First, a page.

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Hot Prospects from Cold Calling

Hot Prospects from Cold Calling

By Larry Buhl, for Yahoo! HotJobs

In the era of emails and online social networking, the old-tech method of pitching yourself over the telephone is an overlooked way to job hunt. Some experts say it's overlooked for a good reason: Cold calling strangers has a pretty low return on investment.

In fact, in a 2009 ExecuNet Job Market Intelligence Survey, only 3 percent of executives say cold calling is an effective career strategy (whereas 73 percent said networking was effective). Dave Opton, founder and CEO of ExecuNet, said job seekers at all levels of the career ladder are better off relying on job-search strategies.

"Put yourself at the other end of the call," Opton says. "If you're busy, are you going to want to spend time on the phone with a stranger who's calling you for a job? Probably not."

Then again, Opton admits that very often people aren't effective at cold calling because they don't know how to do it right, and that under the right circumstances a cold call could pay off.

How can it work, and for whom? Experts have a few suggestions.

Know Yourself

If you are shy, hate talking to strangers, have a less-than-compelling phone presence or possess a less-than-bulletproof ego, you'll end up being frustrated with cold calling. If you're outgoing and articulate, have a thick skin, and already have experience in sales or marketing, you'll stand a much better chance of getting what you want from a cold call. Furthermore, if you have a distinct skill set that causes you to stand out from the crowd, cold calling can be more effective, according to Massachusetts-based career coach Jean Knight.

Call the Right Person

It's safe to cold call a recruiter, but take the time to find out a specific manager to contact. "Forget about calling human resources, unless you want a job within that department," Knight says. "HR will just tell you to send in a resume. Do some research to find the hiring manager."

Name-Drop if Possible

Cold calling works best when someone at the organization has already referred you, so use that referral if you can. If you can't, never lie about being referred. You will be discovered and remembered, and not in a good way.

Have a Compelling Pitch

Sales people use scripts to sell products and services. No matter what field you're in you'll need a script -- a powerful, short one -- to sell yourself to a stranger over the phone. "You need to hook the caller in 10 seconds," Knight says. "If you say, 'Hi, I'm Joe Smith and I'm calling about the network administrator position,' you won't get anywhere. If you say, 'Hi, I'm Joe Smith and I worked with one of your competitors for five years and managed projects involving Java for five years and I think I would be perfect for the network administrator position,' you may get a chance to set up a meeting."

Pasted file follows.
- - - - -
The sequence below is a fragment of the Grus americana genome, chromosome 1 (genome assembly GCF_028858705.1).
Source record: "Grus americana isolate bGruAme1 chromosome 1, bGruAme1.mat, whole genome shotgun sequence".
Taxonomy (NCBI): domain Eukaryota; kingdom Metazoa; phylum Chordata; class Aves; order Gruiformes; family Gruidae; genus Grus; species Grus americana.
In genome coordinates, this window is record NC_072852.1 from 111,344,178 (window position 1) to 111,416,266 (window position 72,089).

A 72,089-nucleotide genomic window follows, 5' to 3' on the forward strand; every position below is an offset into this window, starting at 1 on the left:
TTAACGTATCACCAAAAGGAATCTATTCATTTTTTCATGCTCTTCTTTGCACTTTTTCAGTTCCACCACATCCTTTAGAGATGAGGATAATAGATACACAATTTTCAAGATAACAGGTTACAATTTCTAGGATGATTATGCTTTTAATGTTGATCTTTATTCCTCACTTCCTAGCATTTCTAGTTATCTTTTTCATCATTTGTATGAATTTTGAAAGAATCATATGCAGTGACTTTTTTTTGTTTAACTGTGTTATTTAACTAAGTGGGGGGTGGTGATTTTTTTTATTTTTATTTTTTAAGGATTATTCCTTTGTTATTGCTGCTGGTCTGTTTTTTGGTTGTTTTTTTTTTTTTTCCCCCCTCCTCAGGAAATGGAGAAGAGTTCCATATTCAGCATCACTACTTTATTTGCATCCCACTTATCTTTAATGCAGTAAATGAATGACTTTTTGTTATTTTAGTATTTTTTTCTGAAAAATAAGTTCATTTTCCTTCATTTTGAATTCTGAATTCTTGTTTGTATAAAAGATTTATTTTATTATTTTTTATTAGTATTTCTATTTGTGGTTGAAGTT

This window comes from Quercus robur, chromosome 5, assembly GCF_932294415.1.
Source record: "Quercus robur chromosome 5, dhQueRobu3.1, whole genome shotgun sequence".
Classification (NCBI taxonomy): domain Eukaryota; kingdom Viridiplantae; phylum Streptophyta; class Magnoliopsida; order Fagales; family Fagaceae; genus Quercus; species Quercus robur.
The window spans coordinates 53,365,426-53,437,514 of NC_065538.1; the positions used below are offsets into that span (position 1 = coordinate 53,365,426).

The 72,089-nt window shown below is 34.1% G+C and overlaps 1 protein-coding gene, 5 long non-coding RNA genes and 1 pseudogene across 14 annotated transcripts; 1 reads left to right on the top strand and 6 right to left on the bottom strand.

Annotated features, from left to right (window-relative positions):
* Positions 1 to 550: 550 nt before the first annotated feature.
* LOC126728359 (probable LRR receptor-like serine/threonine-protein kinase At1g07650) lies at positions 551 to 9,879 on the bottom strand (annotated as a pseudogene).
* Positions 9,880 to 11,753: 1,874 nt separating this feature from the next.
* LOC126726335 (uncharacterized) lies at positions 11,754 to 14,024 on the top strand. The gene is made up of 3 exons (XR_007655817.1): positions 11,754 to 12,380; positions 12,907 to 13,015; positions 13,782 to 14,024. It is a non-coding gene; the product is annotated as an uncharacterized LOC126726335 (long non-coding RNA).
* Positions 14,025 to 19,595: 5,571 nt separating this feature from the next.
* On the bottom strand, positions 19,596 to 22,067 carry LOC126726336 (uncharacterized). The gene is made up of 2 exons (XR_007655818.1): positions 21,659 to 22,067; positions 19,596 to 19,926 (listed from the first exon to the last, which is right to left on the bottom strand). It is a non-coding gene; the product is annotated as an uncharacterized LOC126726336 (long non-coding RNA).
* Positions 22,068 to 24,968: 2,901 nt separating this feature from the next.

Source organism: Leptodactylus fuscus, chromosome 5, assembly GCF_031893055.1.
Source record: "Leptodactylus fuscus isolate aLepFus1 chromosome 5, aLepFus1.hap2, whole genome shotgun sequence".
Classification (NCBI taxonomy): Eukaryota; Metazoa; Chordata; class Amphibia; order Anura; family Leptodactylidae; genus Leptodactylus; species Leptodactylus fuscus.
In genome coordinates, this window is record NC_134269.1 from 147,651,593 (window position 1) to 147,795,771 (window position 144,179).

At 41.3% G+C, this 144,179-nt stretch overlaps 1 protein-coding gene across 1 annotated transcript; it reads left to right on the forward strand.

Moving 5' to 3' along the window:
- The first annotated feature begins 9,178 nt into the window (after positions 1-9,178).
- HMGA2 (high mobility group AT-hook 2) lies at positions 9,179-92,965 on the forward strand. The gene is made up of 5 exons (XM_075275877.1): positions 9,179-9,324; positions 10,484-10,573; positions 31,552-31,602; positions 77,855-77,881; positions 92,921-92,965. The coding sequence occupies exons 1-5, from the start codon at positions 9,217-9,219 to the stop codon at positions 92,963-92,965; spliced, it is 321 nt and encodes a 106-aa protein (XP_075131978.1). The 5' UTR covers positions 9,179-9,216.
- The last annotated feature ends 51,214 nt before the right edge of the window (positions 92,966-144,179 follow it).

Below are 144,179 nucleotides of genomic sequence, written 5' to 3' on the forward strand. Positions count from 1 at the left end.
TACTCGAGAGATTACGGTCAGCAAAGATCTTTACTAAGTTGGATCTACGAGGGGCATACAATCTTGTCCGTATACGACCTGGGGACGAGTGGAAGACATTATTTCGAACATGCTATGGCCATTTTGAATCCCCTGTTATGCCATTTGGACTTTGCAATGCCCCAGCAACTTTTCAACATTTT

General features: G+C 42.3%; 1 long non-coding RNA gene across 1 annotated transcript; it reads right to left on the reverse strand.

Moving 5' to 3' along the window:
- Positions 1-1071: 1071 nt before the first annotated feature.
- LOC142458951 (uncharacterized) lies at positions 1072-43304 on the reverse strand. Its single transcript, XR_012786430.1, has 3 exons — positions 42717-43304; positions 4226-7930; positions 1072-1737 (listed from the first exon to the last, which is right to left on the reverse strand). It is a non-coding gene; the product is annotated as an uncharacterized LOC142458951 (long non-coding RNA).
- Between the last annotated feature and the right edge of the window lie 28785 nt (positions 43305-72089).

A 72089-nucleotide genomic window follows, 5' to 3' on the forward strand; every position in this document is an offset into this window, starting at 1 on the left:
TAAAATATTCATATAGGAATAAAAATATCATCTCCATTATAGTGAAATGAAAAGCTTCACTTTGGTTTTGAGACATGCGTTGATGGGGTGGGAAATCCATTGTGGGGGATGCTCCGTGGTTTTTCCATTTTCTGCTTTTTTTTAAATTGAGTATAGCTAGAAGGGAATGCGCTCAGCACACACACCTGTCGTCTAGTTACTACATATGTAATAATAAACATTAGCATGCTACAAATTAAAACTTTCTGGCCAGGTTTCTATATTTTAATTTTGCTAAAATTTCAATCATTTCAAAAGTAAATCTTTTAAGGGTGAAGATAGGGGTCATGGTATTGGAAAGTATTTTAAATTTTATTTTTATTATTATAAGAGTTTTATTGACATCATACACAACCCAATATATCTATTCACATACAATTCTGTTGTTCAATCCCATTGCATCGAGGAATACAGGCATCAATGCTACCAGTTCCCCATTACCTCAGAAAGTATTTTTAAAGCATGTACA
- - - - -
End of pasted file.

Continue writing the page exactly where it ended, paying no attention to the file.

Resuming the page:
Practice Your Pitch

"Try out your pitch on your coach, a colleague or a friend who can give you an unbiased opinion," according to career coach and author Deborah Brown-Volkman. "And make sure you can be as polished and professional and passionate on your twentieth call as you are on your first."

Follow Up Without Stalking

If you're sure your pitch is stellar but you keep getting the hiring manager's voice mail, keep trying, Brown-Volkman recommends. "Very often people are simply busy, so try calling three or four times before you decide if you want to continue, and don't take it personally if they don't get back to you," she says. If you receive a firm "not interested," know that it's time to move on.

Even though cold calling is one of the less effective job-search strategies, it still works better than cold-emailing, according to Brown-Volkman. "Today everyone sends emails, which are easy for the receiver to delete. An email is a passive medium, and can't convey passion the way your voice can. A phone call is a stronger form of connection, and because fewer people use cold calling you stand a better chance of standing out."

Still even the best cold-calling strategies are never as effective as networking. But when used together, these strategies can lead to hot prospects. "When it comes to hunting for a job, it's all about building trust and building relationships," Upton says. "To have the best chance at success you should build your network to where you get referrals instead of having to 'dial for dollars.'"


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